Jeff Koons loses French lawsuit over ‘slavish copy’ of Naf Naf advert

US artist ordered to pay damages and costs, but Fair d’Hiver sculpture escapes seizure

Fait D'Hiver (1988) by Jeff Koons, on show at the Liebighaus museum on in Frankfurt in 2012 © Ralph Orlowski/Getty Images

Fait D'Hiver (1988) by Jeff Koons, on show at the Liebighaus museum on in Frankfurt in 2012 © Ralph Orlowski/Getty Images

Jeff Koons has been found guilty of plagiarising a 1980s advertising campaign for French fashion brand Naf Naf to make his porcelain sculpture Fait d'Hiver (1988), which is part of his Banality series.

The high court of Paris has ordered the artist’s company Jeff Koons LLC, and the Centre Pompidou, which exhibited the piece in a 2014 Koons exhibition, to pay Franck Davidovici, the creative director of Naf Naf, €135,000 in damages and interest, and €70,000 in trial costs.

The court ruled that Jeff Koons LLC had counterfeited a 1985 Naf Naf advert, featuring a pig with a barrel of rum tied round its neck rescuing a girl in the snow, by using its “original elements”. Davidovici had sued for copyright infringement, with his lawyer, Jean Aittouares of Ox Avocats, describing the Koons sculpture as a “slavish copy” of the advert.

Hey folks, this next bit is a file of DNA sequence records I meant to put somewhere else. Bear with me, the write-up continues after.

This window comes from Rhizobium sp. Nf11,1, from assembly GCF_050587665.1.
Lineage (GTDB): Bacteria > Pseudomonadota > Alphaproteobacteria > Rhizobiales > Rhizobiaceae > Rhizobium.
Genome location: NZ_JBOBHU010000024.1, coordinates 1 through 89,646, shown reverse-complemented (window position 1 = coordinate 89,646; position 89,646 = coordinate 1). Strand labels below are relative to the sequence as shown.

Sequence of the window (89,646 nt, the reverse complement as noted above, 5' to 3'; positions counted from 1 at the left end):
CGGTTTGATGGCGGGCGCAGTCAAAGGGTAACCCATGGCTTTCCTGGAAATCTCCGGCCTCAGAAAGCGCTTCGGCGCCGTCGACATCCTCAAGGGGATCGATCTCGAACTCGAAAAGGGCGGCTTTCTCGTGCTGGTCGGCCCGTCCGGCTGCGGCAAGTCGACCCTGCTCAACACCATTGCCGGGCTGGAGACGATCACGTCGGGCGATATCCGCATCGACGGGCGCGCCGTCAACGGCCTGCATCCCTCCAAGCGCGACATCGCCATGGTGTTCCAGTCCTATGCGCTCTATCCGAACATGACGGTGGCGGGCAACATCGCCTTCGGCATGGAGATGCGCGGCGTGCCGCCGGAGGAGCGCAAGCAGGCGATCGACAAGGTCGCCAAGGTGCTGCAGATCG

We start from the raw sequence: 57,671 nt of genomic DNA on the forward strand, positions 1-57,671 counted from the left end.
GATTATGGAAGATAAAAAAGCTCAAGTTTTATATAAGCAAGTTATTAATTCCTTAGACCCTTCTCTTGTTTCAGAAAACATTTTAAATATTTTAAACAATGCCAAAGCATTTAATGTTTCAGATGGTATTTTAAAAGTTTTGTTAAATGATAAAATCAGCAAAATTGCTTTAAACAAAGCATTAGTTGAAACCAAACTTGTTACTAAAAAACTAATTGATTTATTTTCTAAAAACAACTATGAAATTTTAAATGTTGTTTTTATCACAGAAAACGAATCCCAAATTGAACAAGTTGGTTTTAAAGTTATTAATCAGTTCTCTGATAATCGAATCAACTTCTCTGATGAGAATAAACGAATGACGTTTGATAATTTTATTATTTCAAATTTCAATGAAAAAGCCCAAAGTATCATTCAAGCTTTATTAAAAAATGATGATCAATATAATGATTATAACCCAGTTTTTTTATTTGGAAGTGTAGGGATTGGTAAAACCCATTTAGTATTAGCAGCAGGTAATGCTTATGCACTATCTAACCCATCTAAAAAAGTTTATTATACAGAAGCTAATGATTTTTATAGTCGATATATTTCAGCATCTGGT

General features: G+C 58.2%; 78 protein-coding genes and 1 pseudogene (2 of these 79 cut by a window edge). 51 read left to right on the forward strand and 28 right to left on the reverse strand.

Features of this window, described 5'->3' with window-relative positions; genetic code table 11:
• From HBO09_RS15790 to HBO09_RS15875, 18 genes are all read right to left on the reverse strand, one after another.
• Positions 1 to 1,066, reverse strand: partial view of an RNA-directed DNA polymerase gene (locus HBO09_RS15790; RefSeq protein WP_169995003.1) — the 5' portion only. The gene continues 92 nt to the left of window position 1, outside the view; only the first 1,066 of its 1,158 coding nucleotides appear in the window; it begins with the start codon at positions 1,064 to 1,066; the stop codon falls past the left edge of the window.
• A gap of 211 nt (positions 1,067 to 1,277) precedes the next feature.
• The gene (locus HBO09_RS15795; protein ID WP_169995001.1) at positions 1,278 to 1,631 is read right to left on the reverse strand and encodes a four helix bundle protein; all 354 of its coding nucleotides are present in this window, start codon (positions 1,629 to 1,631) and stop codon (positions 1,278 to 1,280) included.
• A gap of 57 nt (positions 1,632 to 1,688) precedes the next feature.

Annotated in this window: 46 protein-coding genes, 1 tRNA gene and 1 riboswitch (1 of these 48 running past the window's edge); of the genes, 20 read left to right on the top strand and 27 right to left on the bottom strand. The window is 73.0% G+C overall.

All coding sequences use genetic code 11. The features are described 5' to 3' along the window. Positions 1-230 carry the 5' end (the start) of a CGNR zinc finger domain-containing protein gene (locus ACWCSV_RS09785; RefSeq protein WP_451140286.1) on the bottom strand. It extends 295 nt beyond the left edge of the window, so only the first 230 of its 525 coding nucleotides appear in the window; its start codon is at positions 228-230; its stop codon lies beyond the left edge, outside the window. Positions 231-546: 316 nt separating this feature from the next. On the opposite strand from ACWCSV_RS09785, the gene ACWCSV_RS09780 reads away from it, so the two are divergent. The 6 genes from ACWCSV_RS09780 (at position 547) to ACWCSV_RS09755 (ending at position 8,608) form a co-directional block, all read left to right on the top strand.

“The court dismisses the argument of freedom of artistic expression, considering that Koons had clearly sought, by retaking the first work, to make 'the economy of a creative work',” Ox Avocats posted in a short online statement.

The court also ordered Koons' company to pay €11,000 to Davidovici for reproducing an image of the sculpture on Koons' website, and €2,000 to Flammarion, the French publishing house, for reproducing an image of the work in the Centre Pompidou's exhibition catalogue. However, the court did not order the seizure of the sculpture, which was acquired by the Prada Foundation for around $3.7m at Christie’s New York in 2007, as demanded by Davidovici.

Alain Seban, the president of the Centre Pompidou when Koons had his exhibition, had defended Koons when Davidovici's complaint was brought. “The very principle of [his Banality sculpture series] is to draw on objects bought in shops or images seen in the press,” he said.

Last year, the Paris high court ordered Koons' company and the Centre Pompidou to pay €40,000 to the heirs of the late French photographer Jean-François Bauret, ruling that his Nus sculpture had plagiarised a 1975 picture taken by Bauret. The sculpture was not shown in the Centre Pompidou exhibition after it was damaged during transportation.

The latest ruling comes one month after the Paris town hall announced that Koons' monumental sculpture, Bouquet de Tulipes, would be installed on the lawn of the Petit Palais near the Champs-Elysées after months of wrangling. Koons had wanted it installed next to the Palais de Tokyo and the Musée d'Art Moderne de la Ville de Paris but, following a public outcry, a different venue was agreed on.

The Centre Pompidou did not respond to a request for comment.